And this time we’re talking about the parts of the fare the airline collects versus those the government keeps. Spirit Air sued the DoT when the recent rules requiring “full-fare” advertising were launched, claiming that they reduced transparency as the “government regulations require [Spirit] to HIDE taxes in your fares.” Of course, there is nothing preventing the airlines from sharing that extra data if they want to. In fact Spirit still does, though most other carriers do not. Why? Probably because most customers do not care who they’re paying; they simply want to accurately know how much they’ll have to pay.
But that isn’t going to stop the US Congress from doing something about the situation. A small group of congressmen have introduced the “Transparent Airfares Act of 2014” in the US House of Representatives. The bill will alter 49 U.S. Code § 41712, the section covering “Unfair and deceptive practices and unfair methods of competition.” This is the section the DoT has used in recent years to enforce things like the 3-hour tarmac rule, prohibiting fare changes after tickets are issued and requiring full fare disclosure to customers. The proposed language would be added to the existing text (which, interestingly enough, doesn’t actually say that the airlines must disclose the full price up front):
(d) FULL FARE ADVERTISING.—
(1) IN GENERAL.—It shall not be an unfair or deceptive practice under subsection (a) for a covered entity to state in an advertisement or solicitation for passenger air transportation the base airfare for the air transportation if the covered entity clearly and separately discloses—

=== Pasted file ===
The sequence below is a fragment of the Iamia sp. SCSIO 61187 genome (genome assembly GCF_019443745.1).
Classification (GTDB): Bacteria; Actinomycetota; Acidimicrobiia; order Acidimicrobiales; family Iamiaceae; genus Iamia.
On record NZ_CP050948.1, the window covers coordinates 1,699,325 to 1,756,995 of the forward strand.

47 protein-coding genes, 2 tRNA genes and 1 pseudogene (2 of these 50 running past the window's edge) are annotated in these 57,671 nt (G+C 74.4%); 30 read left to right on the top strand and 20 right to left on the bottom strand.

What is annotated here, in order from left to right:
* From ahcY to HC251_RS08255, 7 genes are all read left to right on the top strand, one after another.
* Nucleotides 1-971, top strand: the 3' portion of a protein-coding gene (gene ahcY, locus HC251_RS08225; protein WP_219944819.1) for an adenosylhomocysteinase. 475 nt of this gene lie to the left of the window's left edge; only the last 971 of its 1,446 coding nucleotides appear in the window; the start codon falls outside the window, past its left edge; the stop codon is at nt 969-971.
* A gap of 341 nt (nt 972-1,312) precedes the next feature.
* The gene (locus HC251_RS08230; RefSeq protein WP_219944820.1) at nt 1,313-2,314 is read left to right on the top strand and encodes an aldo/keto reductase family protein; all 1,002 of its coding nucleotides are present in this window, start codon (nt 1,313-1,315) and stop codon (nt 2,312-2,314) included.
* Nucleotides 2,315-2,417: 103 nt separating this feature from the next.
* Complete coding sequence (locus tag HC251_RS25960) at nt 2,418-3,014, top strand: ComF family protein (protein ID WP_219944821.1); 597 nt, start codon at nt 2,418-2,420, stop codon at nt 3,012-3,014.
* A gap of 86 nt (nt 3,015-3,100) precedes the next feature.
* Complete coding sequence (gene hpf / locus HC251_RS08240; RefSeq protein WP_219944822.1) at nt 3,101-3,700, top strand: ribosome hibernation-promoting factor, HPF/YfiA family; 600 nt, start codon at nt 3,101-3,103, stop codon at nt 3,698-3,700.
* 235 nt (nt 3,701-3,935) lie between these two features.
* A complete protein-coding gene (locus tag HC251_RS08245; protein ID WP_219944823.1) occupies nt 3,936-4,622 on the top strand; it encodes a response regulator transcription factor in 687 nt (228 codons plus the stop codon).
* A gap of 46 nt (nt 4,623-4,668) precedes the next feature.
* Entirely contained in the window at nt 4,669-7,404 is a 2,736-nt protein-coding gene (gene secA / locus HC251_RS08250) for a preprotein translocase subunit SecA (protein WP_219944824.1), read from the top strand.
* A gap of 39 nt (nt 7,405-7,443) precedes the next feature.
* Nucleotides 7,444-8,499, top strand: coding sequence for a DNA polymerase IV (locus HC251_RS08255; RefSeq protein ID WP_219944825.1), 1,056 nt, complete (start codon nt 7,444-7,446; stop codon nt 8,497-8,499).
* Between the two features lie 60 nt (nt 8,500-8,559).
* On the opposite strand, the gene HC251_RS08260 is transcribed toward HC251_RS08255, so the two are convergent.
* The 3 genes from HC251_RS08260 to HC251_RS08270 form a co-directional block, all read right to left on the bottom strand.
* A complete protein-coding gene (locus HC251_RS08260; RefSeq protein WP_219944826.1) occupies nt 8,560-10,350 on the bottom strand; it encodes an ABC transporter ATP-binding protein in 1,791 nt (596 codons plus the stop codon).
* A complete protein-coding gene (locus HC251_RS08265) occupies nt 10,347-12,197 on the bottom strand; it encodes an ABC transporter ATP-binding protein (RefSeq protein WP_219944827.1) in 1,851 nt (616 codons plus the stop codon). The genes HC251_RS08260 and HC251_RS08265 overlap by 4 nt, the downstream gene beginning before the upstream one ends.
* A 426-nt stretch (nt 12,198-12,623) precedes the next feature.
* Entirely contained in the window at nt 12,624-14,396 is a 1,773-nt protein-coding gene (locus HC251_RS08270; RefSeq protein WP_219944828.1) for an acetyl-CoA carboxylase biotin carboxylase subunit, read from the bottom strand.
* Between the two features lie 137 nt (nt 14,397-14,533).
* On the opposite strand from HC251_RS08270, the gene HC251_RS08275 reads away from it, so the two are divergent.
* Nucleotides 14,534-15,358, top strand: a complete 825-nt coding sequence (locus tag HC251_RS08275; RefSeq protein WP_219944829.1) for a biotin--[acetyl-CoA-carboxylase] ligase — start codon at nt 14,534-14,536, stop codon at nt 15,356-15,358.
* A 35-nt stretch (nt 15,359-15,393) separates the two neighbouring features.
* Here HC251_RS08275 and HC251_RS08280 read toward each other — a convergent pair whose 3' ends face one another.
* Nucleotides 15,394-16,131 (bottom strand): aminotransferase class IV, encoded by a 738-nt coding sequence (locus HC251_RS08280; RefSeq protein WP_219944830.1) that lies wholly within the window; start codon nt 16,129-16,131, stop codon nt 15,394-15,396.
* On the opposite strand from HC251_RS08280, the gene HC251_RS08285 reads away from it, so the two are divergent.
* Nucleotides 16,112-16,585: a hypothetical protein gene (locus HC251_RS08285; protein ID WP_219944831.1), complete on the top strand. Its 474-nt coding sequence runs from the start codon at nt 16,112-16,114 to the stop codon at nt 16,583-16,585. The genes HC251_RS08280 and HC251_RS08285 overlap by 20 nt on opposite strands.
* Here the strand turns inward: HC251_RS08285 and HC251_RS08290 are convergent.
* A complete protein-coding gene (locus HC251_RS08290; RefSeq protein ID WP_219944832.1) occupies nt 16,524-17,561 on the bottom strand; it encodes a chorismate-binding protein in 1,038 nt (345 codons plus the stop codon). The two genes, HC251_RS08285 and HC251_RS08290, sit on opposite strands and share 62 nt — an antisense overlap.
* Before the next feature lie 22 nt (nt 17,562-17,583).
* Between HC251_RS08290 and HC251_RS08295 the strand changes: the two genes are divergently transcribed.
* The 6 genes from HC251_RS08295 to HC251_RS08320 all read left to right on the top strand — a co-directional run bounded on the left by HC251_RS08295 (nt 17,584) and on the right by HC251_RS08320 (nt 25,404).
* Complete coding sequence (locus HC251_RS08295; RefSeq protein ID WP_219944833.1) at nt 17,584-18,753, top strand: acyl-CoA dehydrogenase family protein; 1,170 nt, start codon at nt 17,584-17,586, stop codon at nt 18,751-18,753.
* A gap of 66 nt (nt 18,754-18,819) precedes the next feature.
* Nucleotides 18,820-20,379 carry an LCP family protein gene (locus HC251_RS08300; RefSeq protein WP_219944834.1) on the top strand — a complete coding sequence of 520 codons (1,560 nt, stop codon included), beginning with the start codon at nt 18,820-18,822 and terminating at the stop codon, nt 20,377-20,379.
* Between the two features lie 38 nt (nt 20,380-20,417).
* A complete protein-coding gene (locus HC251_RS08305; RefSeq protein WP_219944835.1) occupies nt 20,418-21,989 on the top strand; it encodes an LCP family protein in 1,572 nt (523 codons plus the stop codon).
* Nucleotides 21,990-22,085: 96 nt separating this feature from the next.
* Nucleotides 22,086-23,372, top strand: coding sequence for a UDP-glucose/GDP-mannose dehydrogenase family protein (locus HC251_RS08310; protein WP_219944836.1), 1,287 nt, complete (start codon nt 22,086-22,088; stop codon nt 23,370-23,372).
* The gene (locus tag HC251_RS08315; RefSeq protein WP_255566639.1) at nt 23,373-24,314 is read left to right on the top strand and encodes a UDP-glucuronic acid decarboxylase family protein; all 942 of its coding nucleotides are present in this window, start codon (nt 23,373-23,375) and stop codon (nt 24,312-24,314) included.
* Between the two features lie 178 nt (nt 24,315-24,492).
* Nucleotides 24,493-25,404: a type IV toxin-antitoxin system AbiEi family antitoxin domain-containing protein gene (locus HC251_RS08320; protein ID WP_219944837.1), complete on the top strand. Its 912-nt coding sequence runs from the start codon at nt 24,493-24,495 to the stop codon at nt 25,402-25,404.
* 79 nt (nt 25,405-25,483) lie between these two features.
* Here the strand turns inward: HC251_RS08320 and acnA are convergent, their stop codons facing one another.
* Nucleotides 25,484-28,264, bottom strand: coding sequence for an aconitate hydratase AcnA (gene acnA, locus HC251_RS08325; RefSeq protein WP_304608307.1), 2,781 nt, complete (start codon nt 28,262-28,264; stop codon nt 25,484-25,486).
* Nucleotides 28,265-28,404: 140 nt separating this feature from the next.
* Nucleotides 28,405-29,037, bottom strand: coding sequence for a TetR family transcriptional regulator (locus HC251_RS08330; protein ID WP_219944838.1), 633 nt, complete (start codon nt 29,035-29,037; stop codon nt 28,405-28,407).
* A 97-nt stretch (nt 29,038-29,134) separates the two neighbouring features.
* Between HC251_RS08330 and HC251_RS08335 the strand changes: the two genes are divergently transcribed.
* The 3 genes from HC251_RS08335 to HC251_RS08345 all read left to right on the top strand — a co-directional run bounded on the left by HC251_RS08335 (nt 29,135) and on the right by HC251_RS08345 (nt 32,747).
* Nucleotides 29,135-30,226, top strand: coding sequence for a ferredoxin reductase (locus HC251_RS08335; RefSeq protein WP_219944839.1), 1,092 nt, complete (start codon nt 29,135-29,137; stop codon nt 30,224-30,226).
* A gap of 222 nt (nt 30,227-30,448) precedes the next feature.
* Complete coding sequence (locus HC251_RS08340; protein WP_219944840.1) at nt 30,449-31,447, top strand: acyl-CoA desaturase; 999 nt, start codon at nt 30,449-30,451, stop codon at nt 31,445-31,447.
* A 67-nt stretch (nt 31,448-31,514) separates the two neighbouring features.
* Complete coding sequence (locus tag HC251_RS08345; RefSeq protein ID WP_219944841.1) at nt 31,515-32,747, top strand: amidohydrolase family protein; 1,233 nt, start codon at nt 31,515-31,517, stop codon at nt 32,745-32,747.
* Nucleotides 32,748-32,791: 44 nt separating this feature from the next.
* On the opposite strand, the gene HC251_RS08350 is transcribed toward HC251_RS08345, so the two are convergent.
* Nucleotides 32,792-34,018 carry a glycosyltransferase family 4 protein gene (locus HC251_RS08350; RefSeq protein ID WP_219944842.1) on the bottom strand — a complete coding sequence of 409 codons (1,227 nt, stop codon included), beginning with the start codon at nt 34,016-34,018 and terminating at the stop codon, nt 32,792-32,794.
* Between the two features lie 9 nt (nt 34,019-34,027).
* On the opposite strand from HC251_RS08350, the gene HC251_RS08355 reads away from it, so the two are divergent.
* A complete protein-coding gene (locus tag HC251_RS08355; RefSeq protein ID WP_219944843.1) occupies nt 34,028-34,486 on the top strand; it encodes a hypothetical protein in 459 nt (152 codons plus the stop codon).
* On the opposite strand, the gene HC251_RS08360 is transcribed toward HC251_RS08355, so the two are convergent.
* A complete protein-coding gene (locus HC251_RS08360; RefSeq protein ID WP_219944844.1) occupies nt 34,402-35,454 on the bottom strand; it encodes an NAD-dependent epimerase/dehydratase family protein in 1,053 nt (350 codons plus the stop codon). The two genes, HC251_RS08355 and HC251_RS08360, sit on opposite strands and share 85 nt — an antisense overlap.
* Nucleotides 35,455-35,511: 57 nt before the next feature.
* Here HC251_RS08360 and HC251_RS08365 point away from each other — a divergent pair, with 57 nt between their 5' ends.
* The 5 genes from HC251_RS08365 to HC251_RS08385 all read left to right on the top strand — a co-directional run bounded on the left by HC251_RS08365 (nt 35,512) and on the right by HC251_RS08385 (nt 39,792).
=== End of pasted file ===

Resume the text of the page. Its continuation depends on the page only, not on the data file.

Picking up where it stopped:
(A) the government imposed taxes and fees associated with the air transportation; and
(B) the total cost of the air transportation.
There is more to the rule, including allowing the airlines or travel agencies to show the details online behind a link or a pop-up. But that’s not the meat of the issue. There’s also a part where the proposed text explicitly states, “Nothing in the amendment made by subsection (a) may be construed to affect any obligation of a person that sells air transportation to disclose the total cost of the air transportation, including government imposed taxes and fees, prior to purchase of the air transportation.” In other words, the full fare disclosure is still required.
So, what’s the point of this rule??
Seriously, I have no idea what they’re getting after here, but they do not appear to be requiring that the fare details be broken out and displayed that way. They’re saying it is permissible, not that it is required. And it is already permissible today. And d.1.B requires that the total cost be disclosed so it isn’t even like someone could show the partial numbers and depend on a consumer being bad at math and adding them together wrong to hide the fares.
Of course, the airlines are all in favor of this. Because, as we all know, hiding data from your customers and trying to confuse them during the purchase process is smart business.
There are some areas where perhaps the DoT rules could stand to be toned down a bit, places where a happy medium can exist between what the customers deserve and what the airlines should be allowed to do. But this is a proposed law which doesn’t change what is actually permitted today. In fact, Spirit Airlines continues to show the fares this way and they have not been punished by the DoT. So why waste everyone’s time??
- Do airlines need protection from unscrupulous passengers??
- Is there such a thing as too much consumer protection?
- Spirit Airlines says government is hiding taxes
- What is the real impact of 49 CFR 41712 § 399.88(a) for travelers?
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